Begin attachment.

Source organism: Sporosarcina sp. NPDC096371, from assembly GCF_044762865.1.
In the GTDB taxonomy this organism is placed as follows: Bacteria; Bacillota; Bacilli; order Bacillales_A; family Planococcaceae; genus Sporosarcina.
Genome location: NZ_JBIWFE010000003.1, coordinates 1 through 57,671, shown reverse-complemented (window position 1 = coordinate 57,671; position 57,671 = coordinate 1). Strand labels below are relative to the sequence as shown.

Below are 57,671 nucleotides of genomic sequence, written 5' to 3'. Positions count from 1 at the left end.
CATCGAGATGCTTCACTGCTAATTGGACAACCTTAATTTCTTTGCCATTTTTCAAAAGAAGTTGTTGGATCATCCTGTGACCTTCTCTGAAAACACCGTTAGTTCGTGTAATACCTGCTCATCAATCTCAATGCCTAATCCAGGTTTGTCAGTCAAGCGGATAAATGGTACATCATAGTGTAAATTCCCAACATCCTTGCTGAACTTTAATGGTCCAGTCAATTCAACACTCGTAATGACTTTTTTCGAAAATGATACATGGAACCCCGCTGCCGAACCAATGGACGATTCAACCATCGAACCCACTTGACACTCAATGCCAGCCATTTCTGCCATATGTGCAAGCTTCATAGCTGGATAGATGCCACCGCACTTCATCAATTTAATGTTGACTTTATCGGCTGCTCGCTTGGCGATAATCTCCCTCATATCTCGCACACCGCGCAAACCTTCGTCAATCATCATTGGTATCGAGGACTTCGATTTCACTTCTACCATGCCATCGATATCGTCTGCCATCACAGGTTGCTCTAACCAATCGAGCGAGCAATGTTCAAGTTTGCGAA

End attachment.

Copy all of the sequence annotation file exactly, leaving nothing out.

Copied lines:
Source organism: Sporosarcina sp. NPDC096371, from assembly GCF_044762865.1.
In the GTDB taxonomy this organism is placed as follows: Bacteria; Bacillota; Bacilli; order Bacillales_A; family Planococcaceae; genus Sporosarcina.
Genome location: NZ_JBIWFE010000003.1, coordinates 1 through 57,671, shown reverse-complemented (window position 1 = coordinate 57,671; position 57,671 = coordinate 1). Strand labels below are relative to the sequence as shown.

Below are 57,671 nucleotides of genomic sequence, written 5' to 3'. Positions count from 1 at the left end.
CATCGAGATGCTTCACTGCTAATTGGACAACCTTAATTTCTTTGCCATTTTTCAAAAGAAGTTGTTGGATCATCCTGTGACCTTCTCTGAAAACACCGTTAGTTCGTGTAATACCTGCTCATCAATCTCAATGCCTAATCCAGGTTTGTCAGTCAAGCGGATAAATGGTACATCATAGTGTAAATTCCCAACATCCTTGCTGAACTTTAATGGTCCAGTCAATTCAACACTCGTAATGACTTTTTTCGAAAATGATACATGGAACCCCGCTGCCGAACCAATGGACGATTCAACCATCGAACCCACTTGACACTCAATGCCAGCCATTTCTGCCATATGTGCAAGCTTCATAGCTGGATAGATGCCACCGCACTTCATCAATTTAATGTTGACTTTATCGGCTGCTCGCTTGGCGATAATCTCCCTCATATCTCGCACACCGCGCAAACCTTCGTCAATCATCATTGGTATCGAGGACTTCGATTTCACTTCTACCATGCCATCGATATCGTCTGCCATCACAGGTTGCTCTAACCAATCGAGCGAGCAATGTTCAAGTTTGCGAA